In the U.S. presidential race, Democrat Barack Obama won a convincing victory Tuesday in the North Carolina primary. Rival Hillary Clinton claimed victory in a close race in Indiana. VOA National correspondent Jim Malone reports from Washington.
Senator Obama regained his political footing with his win in North Carolina and a strong showing in Indiana, and took a major step toward securing the Democratic Party's presidential nomination.
Obama increased his lead in the delegate count and told jubilant supporters in North Carolina that his win was a victory against the politics of division and destruction.
"Because you still believe that this is our moment and our time to change America, tonight we stand less than 200 delegates away from securing the Democratic nomination for president of the United States," he said.
In his remarks, Senator Obama also turned his attention away from Senator Clinton and focused on the presumptive Republican nominee, Senator John McCain.
"Yes, there have been bruised feelings on both sides. Yes, each side desperately wants their candidate to win. But ultimately, this race is not about Hillary Clinton, it is not about Barack Obama, it is not about John McCain. This election is about you, the American people. It is about whether we will have a president and a party that will lead us toward a brighter future. We cannot afford to give John McCain a chance to serve out George Bush's third term, we need change in America, and that is why we will be united in November," he said.
But Senator Clinton showed no signs of giving up when she spoke to her supporters in Indiana.
"Not too long ago, my opponent made a prediction. He said I would probably win Pennsylvania. He would win North Carolina and Indiana would be the tiebreaker. Well, tonight, we have come from behind. We have broken the tie, and thanks to you, it is full speed onto the White House," she said.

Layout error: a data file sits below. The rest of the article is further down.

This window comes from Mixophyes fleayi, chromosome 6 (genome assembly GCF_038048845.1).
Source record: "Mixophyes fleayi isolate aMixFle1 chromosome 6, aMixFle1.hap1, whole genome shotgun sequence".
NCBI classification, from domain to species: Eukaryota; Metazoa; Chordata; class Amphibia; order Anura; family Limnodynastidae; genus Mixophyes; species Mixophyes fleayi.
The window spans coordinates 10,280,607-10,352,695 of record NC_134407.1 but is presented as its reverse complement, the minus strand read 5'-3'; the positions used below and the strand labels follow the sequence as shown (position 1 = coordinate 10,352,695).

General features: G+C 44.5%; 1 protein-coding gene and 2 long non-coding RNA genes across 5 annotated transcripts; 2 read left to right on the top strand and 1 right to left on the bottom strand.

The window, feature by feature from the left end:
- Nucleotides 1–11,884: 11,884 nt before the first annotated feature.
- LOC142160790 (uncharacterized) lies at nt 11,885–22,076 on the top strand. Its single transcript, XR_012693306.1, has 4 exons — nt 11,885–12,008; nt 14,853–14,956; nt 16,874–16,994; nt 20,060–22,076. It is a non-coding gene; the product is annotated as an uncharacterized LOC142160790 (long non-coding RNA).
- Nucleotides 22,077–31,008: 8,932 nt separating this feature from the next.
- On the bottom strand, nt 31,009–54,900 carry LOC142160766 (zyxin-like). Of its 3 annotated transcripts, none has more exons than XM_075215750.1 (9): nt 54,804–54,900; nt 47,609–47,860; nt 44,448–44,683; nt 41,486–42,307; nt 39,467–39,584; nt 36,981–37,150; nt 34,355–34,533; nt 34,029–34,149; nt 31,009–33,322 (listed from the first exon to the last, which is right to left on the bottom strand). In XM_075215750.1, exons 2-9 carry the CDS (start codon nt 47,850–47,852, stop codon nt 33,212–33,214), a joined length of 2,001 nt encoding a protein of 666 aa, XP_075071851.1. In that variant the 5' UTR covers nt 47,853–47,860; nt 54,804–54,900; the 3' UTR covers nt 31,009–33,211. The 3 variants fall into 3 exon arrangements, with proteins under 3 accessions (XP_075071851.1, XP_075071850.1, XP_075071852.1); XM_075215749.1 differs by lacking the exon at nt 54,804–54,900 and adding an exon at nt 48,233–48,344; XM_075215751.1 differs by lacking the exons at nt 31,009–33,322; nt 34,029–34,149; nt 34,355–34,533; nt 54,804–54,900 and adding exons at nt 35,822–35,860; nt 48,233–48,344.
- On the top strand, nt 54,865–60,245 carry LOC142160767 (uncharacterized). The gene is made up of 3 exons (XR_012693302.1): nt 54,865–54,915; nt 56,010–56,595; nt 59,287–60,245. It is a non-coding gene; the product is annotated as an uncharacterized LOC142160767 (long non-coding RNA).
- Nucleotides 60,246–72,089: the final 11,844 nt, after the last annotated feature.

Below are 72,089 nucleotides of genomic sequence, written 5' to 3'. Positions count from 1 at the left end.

Clinton pledged to support Obama if he becomes the Democratic nominee. But she also vowed to continue her campaign in upcoming primaries in West Virginia and Kentucky, where she is favored.
"No matter what happens, I will work for the nominee of the Democratic Party because we must win in November. I am going to work my heart out in West Virginia and Kentucky this month, and I intend to win them in November in the general election," she said.
Voter surveys showed Obama won the support of about 90 percent of African Americans, while Clinton won about two-thirds of white working class voters. Half the voters in both states said the recent controversy involving Obama's former pastor, the Reverend Jeremiah Wright, was a factor in their decision.
Obama's strong showing in North Carolina and Indiana could also win over more support from uncommitted so-called superdelegates. Superdelegates are Democratic officeholders and party activists who will likely provide the margin of victory for the candidate who eventually secures the nomination.
Six Democratic contests remain before the primary season ends on June 3. Political experts give Senator Clinton little chance of overtaking Obama in either the delegate count or the popular vote count by the end of the primary season.